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This item is a play-by-email page
It belongs to categories: Two dimensional, Oriental
It was last modified on: 2006-03-05
 Author: Fergus  Duniho. Korean Chess. Play Korea's regional Chess variant on Game Courier.[All Comments] [Add Comment or Rating]
Kevin Pacey wrote on 2019-10-21 UTC

Can anyone verify for me that the preset for Korean Chess on Game Courier does not use komi rules (that is, take into account total piece values per side to decide who would win a game that is otherwise unwinnable for either side)?

Looking at the rules page for Korean Chess, it seems komi rules are only used for official Korean Chess tournaments (wikipedia notes this even more explicitly).

I am ahead by a very large amount of material in terms of piece values in an endgame in one game (useless for winning without komi rules, in this particular case, it seems). Besides this being a bit of a waste, and a shame for the game of Korean Chess itself (i.e. without the use of komi rules), what concerns me also is there seems no way to guarantee properly ending the game without agreeing to a draw (e.g. no 50 move rule, unless I forgot it).


Jose Carrillo wrote on 2016-07-31 UTCExcellent ★★★★★

Thanks Fergus.


Fergus Duniho wrote on 2016-07-31 UTC

Thanks for reporting this. I fixed the bug, reverted your log to the backup, removed your log from the FinishedGames table, and incidentally added support (or better support) for displaying legal moves in Janggi and Xiang Qi. The bug was in the built-in checkhop function, which worked well for actual moves and for potential captures (which are all Xiang Qi has to deal with) but not for potential non-capturing moves. You can go ahead and repeat your move now.


Jose Carrillo wrote on 2016-07-31 UTC

I just benefited from what I believe is a bug in the implementation of the Game Courier preset for Janggi, as Game Courier gave me a win in a position which I believe is not checkmate.

/play/pbm/play.php?game=Janggi&log=vik-cvgameroom-2016-211-785

Game Courier credited me with a checkmate, however Red still had the Cannon move b8-d8 which would have blocked the check. Can the owner of the preset review the rules and correct this situation? Thanks.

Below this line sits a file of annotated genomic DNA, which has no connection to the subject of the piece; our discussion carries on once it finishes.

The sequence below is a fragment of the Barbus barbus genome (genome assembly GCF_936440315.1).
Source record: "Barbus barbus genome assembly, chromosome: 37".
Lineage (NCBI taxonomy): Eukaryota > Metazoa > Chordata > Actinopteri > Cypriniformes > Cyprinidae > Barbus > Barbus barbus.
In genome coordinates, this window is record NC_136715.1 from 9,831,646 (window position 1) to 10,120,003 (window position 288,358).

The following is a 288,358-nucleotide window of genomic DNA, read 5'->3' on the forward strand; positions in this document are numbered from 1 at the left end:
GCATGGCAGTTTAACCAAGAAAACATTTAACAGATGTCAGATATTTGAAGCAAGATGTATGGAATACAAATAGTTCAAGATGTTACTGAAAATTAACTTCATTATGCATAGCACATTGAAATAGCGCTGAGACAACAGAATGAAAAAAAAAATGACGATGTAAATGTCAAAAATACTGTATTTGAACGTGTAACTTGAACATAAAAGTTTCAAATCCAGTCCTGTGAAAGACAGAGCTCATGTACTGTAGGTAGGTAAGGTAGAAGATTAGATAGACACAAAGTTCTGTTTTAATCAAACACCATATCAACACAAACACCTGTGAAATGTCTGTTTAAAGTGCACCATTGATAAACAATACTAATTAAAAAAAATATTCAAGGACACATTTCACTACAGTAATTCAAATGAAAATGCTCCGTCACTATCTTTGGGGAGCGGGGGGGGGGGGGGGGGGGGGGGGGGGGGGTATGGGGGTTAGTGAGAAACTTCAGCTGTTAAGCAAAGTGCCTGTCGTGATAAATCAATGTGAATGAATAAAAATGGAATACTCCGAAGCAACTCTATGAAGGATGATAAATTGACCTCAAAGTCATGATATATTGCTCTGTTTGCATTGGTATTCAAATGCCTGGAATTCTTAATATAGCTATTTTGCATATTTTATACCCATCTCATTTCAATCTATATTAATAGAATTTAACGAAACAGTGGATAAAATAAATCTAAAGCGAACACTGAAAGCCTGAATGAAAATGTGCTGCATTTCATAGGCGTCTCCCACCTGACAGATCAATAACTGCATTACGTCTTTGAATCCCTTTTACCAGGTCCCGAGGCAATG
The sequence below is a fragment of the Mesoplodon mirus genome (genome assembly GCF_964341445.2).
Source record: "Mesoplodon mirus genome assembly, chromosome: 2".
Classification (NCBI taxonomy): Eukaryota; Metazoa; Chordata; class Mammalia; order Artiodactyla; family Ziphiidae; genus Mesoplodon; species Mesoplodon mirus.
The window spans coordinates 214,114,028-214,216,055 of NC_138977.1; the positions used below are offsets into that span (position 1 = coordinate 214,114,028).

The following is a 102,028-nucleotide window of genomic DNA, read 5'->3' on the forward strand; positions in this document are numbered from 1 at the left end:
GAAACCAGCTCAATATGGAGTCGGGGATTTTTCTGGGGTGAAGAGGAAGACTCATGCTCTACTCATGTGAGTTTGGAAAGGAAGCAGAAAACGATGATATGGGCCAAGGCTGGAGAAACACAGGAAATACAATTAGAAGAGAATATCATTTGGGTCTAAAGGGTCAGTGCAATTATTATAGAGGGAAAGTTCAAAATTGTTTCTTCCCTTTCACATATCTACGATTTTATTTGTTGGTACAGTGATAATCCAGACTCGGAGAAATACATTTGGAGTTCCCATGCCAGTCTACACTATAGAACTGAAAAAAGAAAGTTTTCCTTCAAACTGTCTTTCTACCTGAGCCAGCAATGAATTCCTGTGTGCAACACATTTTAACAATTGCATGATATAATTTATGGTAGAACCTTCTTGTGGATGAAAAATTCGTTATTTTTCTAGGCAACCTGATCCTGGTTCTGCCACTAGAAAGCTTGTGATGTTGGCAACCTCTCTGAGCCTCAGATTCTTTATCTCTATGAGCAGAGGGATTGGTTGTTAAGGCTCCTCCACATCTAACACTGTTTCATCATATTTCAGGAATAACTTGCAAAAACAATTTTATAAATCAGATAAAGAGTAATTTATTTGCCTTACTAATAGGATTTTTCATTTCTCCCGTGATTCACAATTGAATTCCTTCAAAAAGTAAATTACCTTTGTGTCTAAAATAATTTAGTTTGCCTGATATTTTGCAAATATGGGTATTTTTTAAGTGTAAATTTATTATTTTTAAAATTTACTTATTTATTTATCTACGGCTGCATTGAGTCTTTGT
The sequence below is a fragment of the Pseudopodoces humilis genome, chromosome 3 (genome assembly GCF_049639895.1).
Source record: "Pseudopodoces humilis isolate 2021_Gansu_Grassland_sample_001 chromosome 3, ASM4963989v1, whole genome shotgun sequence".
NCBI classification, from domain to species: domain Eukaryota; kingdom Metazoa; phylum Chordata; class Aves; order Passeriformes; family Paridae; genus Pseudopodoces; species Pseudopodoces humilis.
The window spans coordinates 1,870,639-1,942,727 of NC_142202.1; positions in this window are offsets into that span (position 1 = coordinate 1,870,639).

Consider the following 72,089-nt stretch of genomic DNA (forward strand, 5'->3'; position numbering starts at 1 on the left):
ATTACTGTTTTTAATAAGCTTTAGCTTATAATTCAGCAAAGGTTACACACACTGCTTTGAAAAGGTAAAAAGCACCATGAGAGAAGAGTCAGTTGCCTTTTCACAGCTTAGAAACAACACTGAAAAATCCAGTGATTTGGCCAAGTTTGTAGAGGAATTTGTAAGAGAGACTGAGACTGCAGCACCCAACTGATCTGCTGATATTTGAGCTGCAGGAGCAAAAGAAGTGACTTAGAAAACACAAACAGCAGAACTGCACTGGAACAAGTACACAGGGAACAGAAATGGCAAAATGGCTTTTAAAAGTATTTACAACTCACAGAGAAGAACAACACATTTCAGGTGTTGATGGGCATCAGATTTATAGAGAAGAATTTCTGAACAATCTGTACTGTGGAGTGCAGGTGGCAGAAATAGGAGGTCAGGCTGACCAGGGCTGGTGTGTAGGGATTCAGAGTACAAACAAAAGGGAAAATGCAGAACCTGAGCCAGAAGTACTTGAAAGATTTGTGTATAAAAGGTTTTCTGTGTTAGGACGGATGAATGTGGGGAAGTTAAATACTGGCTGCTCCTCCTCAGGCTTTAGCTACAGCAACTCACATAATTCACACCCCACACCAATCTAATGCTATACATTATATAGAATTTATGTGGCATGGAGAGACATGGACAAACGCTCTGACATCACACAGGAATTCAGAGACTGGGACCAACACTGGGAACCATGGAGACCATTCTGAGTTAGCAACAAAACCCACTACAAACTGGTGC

maeko wrote on 2009-08-27 UTC
The rules I found states something such as a player that causes  the facing
of generals can typically do this as a last resort (I am new to this and
can't answer why).  However, this player gives up his/her right to win the
game, being able to draw at best.  I did a little research and I am sure
you can find the same thing if you google it, as I did.  Not sure if it is
correct.

Question:  The swap function has been banned in the preset I am using. 
How would you go about modifying the start positions of the elephants and
horses before play, as allowed in the rules?

Fergus Duniho wrote on 2006-03-08 UTC

I have come across different interpretations of the facing generals rule. The one I've encoded is described on the Wikipedia Janggi page as, 'If the generals come to face each other across the board and the player to move does not move away this is bitjang, a draw.'

In The Encyclopedia of Chess Variants, David Pritchard describes the rule along similar lines. He says, 'The rule concerning facing generals (forbidden in xiangqi) is ill-defined. In theory, the player who in piece terms is materially weaker may face generals, directly or as the result of a capture, forcing the second player to avoid the confrontation or accept a draw.'

In choosing between these, I decided it was expedient to ignore differences in material and go with the first interpretation.

The rule you mentioned is given on our page for the game, but it is not mentioned by Pritchard, whom I do consider to be a fairly authoritative source. It is also mentioned on the Wikipedia page and on the page for the DOS program Jangki. The latter mentions that it has been fact-checked by a Korean player. In all, I think the rule I already coded and the one you mentioned fit together, and they may be used together.

Putting these two rules together, I get this. When any player moves his general to face his opponent's general, he forfeits the ability to win. When one player has already done this, and the other player does it too, the game ends in a draw. This allows the first player to 'check' the second player's general with his, except that the threat is stalemate, not checkmate, meaning that it is not really check. So long as the second player breaks off any facing of generals and lets the game continue, any checkmate by the first player counts as a stalemate.


JK wrote on 2006-03-07 UTC
The opposition shouldn't cause a draw, but it should take away the chance
of a win to the side that moved into this position - they can only draw.
Other side can still win, at least according to the rules I have seen
on Chess Variants and other sites.

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